I love your hands. Not only are they beautiful and delicate, but they are skilled at typing, and help me get stories and poems out of my head as quickly as I think of them. That’s no easy task. I know sometimes your hands shake with anxiety, but that’s okay. You have choir girl lungs to help you take a deep breath and calm down.

I’m grateful for your legs, and I’m sorry for covering them with scars. I’ll do my best not to let it happen again. I love how they’re strong enough to help me ride a bike across campus and stand tall during choir practice. You have my mom’s legs, which are as beautiful as they are powerful. Thanks for helping me take walks through the woods at the Creek, and through my neighborhood with my dogs. Thanks for helping me stand during long periods of time at work, and making it easy to pass the swim test at Eckerd, and for looking great in almost any pair of jeans. Thanks for getting me where I need to go.

Body, you have a beautiful face, and I love how your eyes crinkle up when I smile genuinely. Even your big Jewish nose is beautiful. It fits your face.

Your tummy us cute. You were not meant to have a flat stomach, but that’s okay because your tummy holds so many healthy organs, which keep me feeling good. And you also look cute in a bathing suit, even your little pink polka-dot bikini. I promise to take you to the beach this summer and get sand all over your beautiful curves, and enjoy a real lunch–not just just the diet energy drinks that make you feel sick and wired. Sorry about how I subjected you to not one, but two unsuccessful bellybutton piercings, but I appreciate the little purple scar you bear. I think it’s kind of cute.

I love your strong arms and how they have the faintest hint of a bicep from pulling my weight forward on the swing set. I promise not to call you fat anymore. I love how your arms let me hold my baby cousin, carry lots of groceries to people’s cars, and open doors for people who can’t do it themselves. Thanks for helping me steer blind customers’ carts through the store without them bumping into things.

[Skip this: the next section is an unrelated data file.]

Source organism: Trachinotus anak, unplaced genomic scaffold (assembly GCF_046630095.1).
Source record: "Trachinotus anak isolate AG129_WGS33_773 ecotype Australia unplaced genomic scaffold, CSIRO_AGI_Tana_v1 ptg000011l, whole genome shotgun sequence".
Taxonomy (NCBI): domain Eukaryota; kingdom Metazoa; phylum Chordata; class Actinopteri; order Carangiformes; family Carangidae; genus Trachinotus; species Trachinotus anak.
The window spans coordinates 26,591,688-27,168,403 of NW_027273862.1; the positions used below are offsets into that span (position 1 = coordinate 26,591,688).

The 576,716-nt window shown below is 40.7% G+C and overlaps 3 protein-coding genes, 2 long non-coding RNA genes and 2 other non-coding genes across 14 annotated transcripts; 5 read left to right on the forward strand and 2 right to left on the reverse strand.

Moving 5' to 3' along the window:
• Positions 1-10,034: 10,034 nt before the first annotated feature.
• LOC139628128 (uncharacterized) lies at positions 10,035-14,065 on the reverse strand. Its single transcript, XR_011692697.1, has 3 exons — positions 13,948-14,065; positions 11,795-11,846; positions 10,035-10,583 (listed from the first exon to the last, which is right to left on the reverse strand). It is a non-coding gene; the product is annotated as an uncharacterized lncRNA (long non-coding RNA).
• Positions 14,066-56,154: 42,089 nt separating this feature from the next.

Thanks for having a cute butt that doesn’t hurt to sit on anymore. Thanks for looking good in your clothes that finally fit you properly. Thanks for your curves and all the soft parts of you. Thanks for always being there for me. I look forward to many more adventures to come.

Love always,
Katherine

I Am Not Special

The ugly truth is this: even though I was only in college for three weeks, I was sexually assaulted while I was on campus. I was on drugs, which made it easier for my attacker to take advantage of me, and I was devastated after the assault. Instead of keeping it a secret like my attacker instructed me to do, I called friend after friend leaving vague voicemails, “Please call me… I’m really upset… something bad happened… I need to talk to someone… Hope you’re okay… Bye,” until someone picked up. I told my RA and my school counselor, and called the RAINN hotline. I got the validation and support I needed from some of these conversations. These are the ones I can’t remember. The ones that stuck with me were the bad ones. My counselor, who was concerned about my perceived “substance abuse,” asked me to walk her through the events of that awful night and point out every instance I could have done something to change the night’s outcome, and lectured me on the pitfalls of drugs. After I had returned home, I went to my synagogue and talked to my rabbi. That was the worst conversation of all. I had trouble even forming the words, and I finally told him, “I was sexually assaulted.” For him, assault equaled violence, and he asked me over and over, in different ways, “Did he hit you? Did hold you down? Did you have bruises? Did he choke you?”